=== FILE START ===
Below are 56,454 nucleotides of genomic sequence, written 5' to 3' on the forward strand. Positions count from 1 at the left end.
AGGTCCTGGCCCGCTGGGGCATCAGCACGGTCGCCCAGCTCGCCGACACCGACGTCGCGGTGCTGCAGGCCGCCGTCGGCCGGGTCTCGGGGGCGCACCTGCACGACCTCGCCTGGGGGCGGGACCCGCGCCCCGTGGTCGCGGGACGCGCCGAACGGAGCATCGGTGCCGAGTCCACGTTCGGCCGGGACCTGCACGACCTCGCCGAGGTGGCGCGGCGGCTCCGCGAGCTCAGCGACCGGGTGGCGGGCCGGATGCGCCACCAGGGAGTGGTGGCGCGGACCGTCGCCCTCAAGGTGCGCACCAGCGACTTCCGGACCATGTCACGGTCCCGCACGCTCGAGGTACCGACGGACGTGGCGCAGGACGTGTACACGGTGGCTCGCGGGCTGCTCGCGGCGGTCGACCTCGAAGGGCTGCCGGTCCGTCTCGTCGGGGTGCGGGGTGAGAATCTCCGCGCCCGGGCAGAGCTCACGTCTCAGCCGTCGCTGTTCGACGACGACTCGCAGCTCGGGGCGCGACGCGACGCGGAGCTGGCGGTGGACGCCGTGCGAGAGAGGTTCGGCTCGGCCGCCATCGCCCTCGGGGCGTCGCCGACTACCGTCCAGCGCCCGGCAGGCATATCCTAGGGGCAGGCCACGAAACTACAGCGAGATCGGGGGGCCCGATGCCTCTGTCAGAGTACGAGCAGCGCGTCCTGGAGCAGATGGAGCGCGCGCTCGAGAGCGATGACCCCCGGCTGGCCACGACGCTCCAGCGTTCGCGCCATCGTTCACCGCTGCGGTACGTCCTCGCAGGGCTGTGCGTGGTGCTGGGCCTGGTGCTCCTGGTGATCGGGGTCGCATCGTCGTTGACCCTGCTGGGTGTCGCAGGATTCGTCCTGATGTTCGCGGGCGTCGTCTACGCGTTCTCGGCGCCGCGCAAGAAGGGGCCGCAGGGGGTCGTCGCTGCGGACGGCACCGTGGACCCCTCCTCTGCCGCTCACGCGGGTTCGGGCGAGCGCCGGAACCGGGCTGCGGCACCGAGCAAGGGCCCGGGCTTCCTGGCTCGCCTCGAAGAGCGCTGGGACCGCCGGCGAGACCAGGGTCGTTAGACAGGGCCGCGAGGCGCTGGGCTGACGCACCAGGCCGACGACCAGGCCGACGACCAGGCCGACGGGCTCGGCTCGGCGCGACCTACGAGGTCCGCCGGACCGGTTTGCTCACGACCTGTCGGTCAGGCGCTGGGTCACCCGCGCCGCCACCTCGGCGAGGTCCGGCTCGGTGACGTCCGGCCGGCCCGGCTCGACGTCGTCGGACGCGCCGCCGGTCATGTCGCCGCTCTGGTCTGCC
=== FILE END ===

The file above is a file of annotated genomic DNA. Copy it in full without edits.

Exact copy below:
Below are 56,454 nucleotides of genomic sequence, written 5' to 3' on the forward strand. Positions count from 1 at the left end.
AGGTCCTGGCCCGCTGGGGCATCAGCACGGTCGCCCAGCTCGCCGACACCGACGTCGCGGTGCTGCAGGCCGCCGTCGGCCGGGTCTCGGGGGCGCACCTGCACGACCTCGCCTGGGGGCGGGACCCGCGCCCCGTGGTCGCGGGACGCGCCGAACGGAGCATCGGTGCCGAGTCCACGTTCGGCCGGGACCTGCACGACCTCGCCGAGGTGGCGCGGCGGCTCCGCGAGCTCAGCGACCGGGTGGCGGGCCGGATGCGCCACCAGGGAGTGGTGGCGCGGACCGTCGCCCTCAAGGTGCGCACCAGCGACTTCCGGACCATGTCACGGTCCCGCACGCTCGAGGTACCGACGGACGTGGCGCAGGACGTGTACACGGTGGCTCGCGGGCTGCTCGCGGCGGTCGACCTCGAAGGGCTGCCGGTCCGTCTCGTCGGGGTGCGGGGTGAGAATCTCCGCGCCCGGGCAGAGCTCACGTCTCAGCCGTCGCTGTTCGACGACGACTCGCAGCTCGGGGCGCGACGCGACGCGGAGCTGGCGGTGGACGCCGTGCGAGAGAGGTTCGGCTCGGCCGCCATCGCCCTCGGGGCGTCGCCGACTACCGTCCAGCGCCCGGCAGGCATATCCTAGGGGCAGGCCACGAAACTACAGCGAGATCGGGGGGCCCGATGCCTCTGTCAGAGTACGAGCAGCGCGTCCTGGAGCAGATGGAGCGCGCGCTCGAGAGCGATGACCCCCGGCTGGCCACGACGCTCCAGCGTTCGCGCCATCGTTCACCGCTGCGGTACGTCCTCGCAGGGCTGTGCGTGGTGCTGGGCCTGGTGCTCCTGGTGATCGGGGTCGCATCGTCGTTGACCCTGCTGGGTGTCGCAGGATTCGTCCTGATGTTCGCGGGCGTCGTCTACGCGTTCTCGGCGCCGCGCAAGAAGGGGCCGCAGGGGGTCGTCGCTGCGGACGGCACCGTGGACCCCTCCTCTGCCGCTCACGCGGGTTCGGGCGAGCGCCGGAACCGGGCTGCGGCACCGAGCAAGGGCCCGGGCTTCCTGGCTCGCCTCGAAGAGCGCTGGGACCGCCGGCGAGACCAGGGTCGTTAGACAGGGCCGCGAGGCGCTGGGCTGACGCACCAGGCCGACGACCAGGCCGACGACCAGGCCGACGGGCTCGGCTCGGCGCGACCTACGAGGTCCGCCGGACCGGTTTGCTCACGACCTGTCGGTCAGGCGCTGGGTCACCCGCGCCGCCACCTCGGCGAGGTCCGGCTCGGTGACGTCCGGCCGGCCCGGCTCGACGTCGTCGGACGCGCCGCCGGTCATGTCGCCGCTCTGGTCTGCC